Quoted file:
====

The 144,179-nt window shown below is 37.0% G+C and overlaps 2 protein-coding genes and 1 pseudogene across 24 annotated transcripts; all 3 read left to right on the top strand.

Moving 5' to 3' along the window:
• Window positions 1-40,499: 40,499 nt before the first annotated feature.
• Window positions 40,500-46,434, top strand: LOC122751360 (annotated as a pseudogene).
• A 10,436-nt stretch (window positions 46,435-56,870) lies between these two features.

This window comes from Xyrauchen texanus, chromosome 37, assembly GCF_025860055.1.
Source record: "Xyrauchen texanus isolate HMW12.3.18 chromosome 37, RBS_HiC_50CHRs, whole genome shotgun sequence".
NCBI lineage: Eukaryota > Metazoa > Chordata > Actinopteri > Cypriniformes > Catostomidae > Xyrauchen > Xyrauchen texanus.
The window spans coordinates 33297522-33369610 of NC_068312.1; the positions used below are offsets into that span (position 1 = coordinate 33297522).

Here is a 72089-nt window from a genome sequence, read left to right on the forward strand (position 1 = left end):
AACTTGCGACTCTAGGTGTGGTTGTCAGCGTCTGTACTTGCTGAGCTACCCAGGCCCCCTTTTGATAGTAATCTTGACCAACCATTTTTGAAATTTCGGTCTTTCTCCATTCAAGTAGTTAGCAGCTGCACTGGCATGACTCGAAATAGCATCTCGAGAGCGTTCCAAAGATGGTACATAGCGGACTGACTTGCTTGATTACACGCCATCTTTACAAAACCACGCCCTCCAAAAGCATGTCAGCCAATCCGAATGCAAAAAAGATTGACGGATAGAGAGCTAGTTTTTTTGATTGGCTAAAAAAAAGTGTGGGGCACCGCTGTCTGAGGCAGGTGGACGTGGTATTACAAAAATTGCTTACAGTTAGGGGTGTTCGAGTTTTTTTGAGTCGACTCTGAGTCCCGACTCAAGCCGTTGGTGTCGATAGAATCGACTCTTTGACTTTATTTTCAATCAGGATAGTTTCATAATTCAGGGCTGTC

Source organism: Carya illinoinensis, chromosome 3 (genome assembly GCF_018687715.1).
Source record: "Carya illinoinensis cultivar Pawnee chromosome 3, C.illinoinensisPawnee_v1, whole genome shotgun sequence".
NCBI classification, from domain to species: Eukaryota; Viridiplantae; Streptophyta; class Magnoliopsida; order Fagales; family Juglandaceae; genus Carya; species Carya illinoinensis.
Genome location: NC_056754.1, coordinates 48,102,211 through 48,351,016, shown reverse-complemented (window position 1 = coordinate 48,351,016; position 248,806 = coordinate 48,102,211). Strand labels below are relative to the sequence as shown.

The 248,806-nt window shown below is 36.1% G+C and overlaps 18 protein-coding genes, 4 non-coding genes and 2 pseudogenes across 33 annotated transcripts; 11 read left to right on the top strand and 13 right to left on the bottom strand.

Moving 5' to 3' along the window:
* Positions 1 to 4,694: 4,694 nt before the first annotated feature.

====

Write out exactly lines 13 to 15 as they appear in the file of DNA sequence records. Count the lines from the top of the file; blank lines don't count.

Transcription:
Source record: "Carya illinoinensis cultivar Pawnee chromosome 3, C.illinoinensisPawnee_v1, whole genome shotgun sequence".
NCBI classification, from domain to species: Eukaryota; Viridiplantae; Streptophyta; class Magnoliopsida; order Fagales; family Juglandaceae; genus Carya; species Carya illinoinensis.
Genome location: NC_056754.1, coordinates 48,102,211 through 48,351,016, shown reverse-complemented (window position 1 = coordinate 48,351,016; position 248,806 = coordinate 48,102,211). Strand labels below are relative to the sequence as shown.